In one embodiment, motor 102, drive circuit 108 and/or drive output contactor 110 are all included within an integrated motor package. The integrated package is configured to be coupled to power source 104 and bypass contactor 106. Alternatively, motor 102, drive circuit 108 and/or drive output contactor 110 may be separate components that are coupled together. Moreover, bypass contactor 106 may be included within the integrated motor package along with motor 102, drive circuit 108 and/or drive output contactor 110.

FIG. 2 is a schematic diagram of drive circuit 108 (shown in FIG. 1). Drive circuit 108 includes three stages: a converter 200, a DC link 202, and an inverter 204. Converter 200 converts the fixed line frequency, fixed line voltage AC power from AC source 104 into DC power. For example, in the exemplary embodiment, converter 200 is a full wave bridge rectifier that converts three-phase AC power to DC power. DC link 202 filters the DC power from converter 200 using a filter 206, such as one or more capacitors. DC link 202 has rails labeled “+” and “−”. Inverter 204 converts the DC power from DC link 202 into variable frequency, variable voltage AC power for motor 102. Inverter 204 is a pulse width modulation (PWM) inverter, using six switching devices 208, for example, IGBTs or MOSFETs. Switching devices 208 are connected in a three-phase bridge configuration to DC link 202 to develop power at inverter output terminals U, V, and W. Switching devices 208 are pulse width modulated by signals on lines from drive circuit controller 112 (shown in FIG. 1).

Drive circuit controller 112 includes a processor 210 and a memory device 212. In the exemplary embodiment, drive circuit controller 112 is implemented in one or more processing devices, such as a microcontroller, a microprocessor, a programmable gate array, a reduced instruction set circuit (RISC), an application specific integrated circuit (ASIC), etc. Accordingly, in this exemplary embodiment, drive circuit controller 112 is constructed of software and/or firmware embedded in one or more processing devices. In this manner, drive circuit controller 112 is programmable, such that instructions, intervals, thresholds, and/or ranges, etc. may be programmed for a particular motor 102 and/or an operator of motor 102. Drive circuit controller 112 may be wholly or partially provided by discrete components, external to one or more processing devices.

Processor 210 is coupled to inverter 204 to control switching devices 208 to output AC voltage for driving motor within the limits of the second HP rating of drive circuit 108. Processor 210 is further coupled to drive circuit 108 to control the speed at which motor 102 is operated when operated by drive circuit 108 based on settings stored in memory 212.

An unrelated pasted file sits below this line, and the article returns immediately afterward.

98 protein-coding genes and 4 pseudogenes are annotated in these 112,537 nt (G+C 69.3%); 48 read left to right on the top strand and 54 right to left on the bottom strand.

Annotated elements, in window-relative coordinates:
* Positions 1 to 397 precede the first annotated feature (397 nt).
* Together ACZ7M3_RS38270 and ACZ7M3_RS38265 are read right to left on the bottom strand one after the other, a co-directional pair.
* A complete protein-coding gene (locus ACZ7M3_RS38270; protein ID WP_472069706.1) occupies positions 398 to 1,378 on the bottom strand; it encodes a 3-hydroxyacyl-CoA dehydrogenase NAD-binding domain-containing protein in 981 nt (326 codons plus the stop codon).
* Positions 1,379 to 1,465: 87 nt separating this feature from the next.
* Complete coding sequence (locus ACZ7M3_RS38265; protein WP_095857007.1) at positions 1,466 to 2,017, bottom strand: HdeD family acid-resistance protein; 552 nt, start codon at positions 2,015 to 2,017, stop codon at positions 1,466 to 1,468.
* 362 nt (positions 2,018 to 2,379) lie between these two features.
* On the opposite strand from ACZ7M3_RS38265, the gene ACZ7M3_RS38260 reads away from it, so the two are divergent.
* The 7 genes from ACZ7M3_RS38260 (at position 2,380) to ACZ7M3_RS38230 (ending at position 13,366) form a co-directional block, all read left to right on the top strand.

Referring back to FIG. 1, system 100 may further include drive output contactor 110 coupled in series between drive circuit 108 and motor conductors T1, T2, and T3 of motor 102. Drive output contactor 110 includes a first switch 121, a second switch 122, and a third switch 124, each coupled in series to drive circuit 108 via respective output terminals U, V, and W. Alternatively, drive output contactor 110 may be a relay or any other switching device that enables drive output contactor 110 to function as described herein. When a low-speed command is received from application controller 120, drive output contactor 110 is configured to close to couple drive circuit 108 to motor 102 to enable drive circuit 108 to provide AC voltage to motor 102 at the low-speed operating point.

In the exemplary embodiment, drive circuit controller 112 is configured to control drive output contactor 110 in response to the command signal from application controller 120. More specifically, drive circuit controller 112 monitors the speed command signal provided by application controller 120 to drive circuit 108 and/or drive output contactor 110 to determine whether to utilize drive circuit 108. If a low-speed command signal is detected, drive circuit controller 112 closes drive output contactor 110, enabling drive circuit 108 to generate and provide output voltage to motor 102 that is within the second rated voltage of drive circuit 108.

When monitoring the speed command signal provided by application controller 120 and determining that a high-speed command signal is detected, drive circuit controller 112 may be further configured to control and close bypass contactor 106, causing power source 104 to be directly coupled to motor 102 for operating motor 102 at full-rated speed using line voltage and frequency.

In some embodiments, drive circuit controller 112 may include protective protocols that compare the received speed command signals of drive circuit 108 and drive output contactor 110 to make sure they are both getting the same command to be open or closed. Additionally, or alternatively, drive circuit controller 112 is configured monitor the command signals provided by application controller 120 to drive output contactor 110 and bypass contactor 106, and monitor voltage at drive output terminals U, V, and W to determine when to operate drive circuit 108 without damage. For example, drive circuit controller 112 ensures that voltage at drive output terminals U, V, and W does not exceed a threshold before drive circuit 108 is powered-on and drive output contactor 110 is closed because powering-on when line voltage is present may damage drive circuit 108 and/or motor 102. This monitoring and self-protection feature performed by drive circuit controller 112 eliminates the need for an additional circuit breaker that is typically required for protection during such operations.